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The Monarch Butterfly
Alive and Well on Sierra Chincua

by Larry Benedict

Of all the species of wildlife that migrate from Canada to winter in the temperate zones, few are more spectacular than the tiny Monarch Butterfly whose swarms literally blow into town twice a year, alighting everywhere and adorning everything with their richly colored orange-and-black wings. They arrive without a sound and just as quietly disappear, always leaving a few stragglers feeding on the nectar of flowers and especially on their favorite milkweed till finally they too, float onward.

As recently as 1975 their purpose and destination remained a mystery. It was then that the Monarch's first winter habitat was discovered in the high mountains of Michoacan State west of Mexico City. The exact purpose of their migration and their ability to make the trip at all, remains an intriguing subject for scientists studying them today.

The tiny Monarchs fly distances as great as 3,100 miles, in a southwesterly direction, from Canada and the United States every year. Setting out in late August, they migrate to winter in Mexico's oyamel (fir tree) forests on Sierra Chincua. Unlike migrating birds, the Monarchs have never travelled the route they will follow because previous generations have died off before the journey begins. Many who start are more than three generations away from those that previously made the trip. Their return journey begins in late February and continues throughout March as they progress north through Mexico and Texas fanning out across the eastern and central regions of United States and Canada.

Several years ago, the first threat to their survival in the mountains of Mexico occurred when logging began wiping out their small roosting territory. Earthwatch groups and other conservationists rushed to the area in protest. The butterflies made the news again this year when a report was flashed around the globe that a freak snowstorm in their region had wiped out at least 20 million butterflies; a third of their population.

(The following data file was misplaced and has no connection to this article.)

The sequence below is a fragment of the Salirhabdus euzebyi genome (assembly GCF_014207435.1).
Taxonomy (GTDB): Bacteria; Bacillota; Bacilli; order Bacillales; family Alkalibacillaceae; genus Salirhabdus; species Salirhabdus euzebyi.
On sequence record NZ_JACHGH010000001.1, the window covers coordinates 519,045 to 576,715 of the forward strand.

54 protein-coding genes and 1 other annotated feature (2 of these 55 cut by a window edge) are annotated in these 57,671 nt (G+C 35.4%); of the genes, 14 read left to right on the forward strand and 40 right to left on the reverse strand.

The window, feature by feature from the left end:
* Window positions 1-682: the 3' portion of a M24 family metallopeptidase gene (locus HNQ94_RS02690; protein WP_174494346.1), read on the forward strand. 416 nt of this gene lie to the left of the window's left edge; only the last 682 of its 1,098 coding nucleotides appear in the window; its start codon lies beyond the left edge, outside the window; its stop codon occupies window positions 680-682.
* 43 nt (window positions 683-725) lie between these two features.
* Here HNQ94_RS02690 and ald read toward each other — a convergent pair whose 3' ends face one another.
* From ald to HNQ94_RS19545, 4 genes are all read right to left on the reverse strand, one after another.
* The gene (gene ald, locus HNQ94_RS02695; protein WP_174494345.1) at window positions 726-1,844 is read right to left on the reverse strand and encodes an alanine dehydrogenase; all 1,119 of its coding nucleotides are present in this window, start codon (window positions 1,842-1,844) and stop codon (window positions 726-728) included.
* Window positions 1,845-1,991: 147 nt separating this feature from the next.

The Texas Monarch Watch began gathering facts and data immediately. To everyone's great relief, they discovered the report had been an accidental exaggeration. One cause of the error was the fact that Monarchs can be buried beneath the snow but on top of each other keeping those underneath protected from the cold. Estimates now suggest that fewer than one fifth of the population perished. Large numbers of deaths are expected each year in any case, which accounts for the smaller numbers migrating northward in spring, than the swarms that return in the fall.

Ricardo Ganoa, president of Mexico Travel Advisors, a Los Angeles based tour operator specializing in Monarch tours, says that tourism to the area has actually increased due to the publicity. Millions of butterflies reside in the mountains beginning with their arrival in late November, till they start the long journey northward at the end of February. The optimum time to visit this spectacular habitat, overwhelmingly occupied by a single species, is February through March when there is a lack of rain.

While the reports of snow-related deaths were over-stated, the threat to the roosting valleys by the logging industry will remain serious until some agreement can be reached to keep this area's special purpose safe. Certainly, the tourist influx and the revenue they bring can be weighed against the excessive foresting of the oyamel fir.

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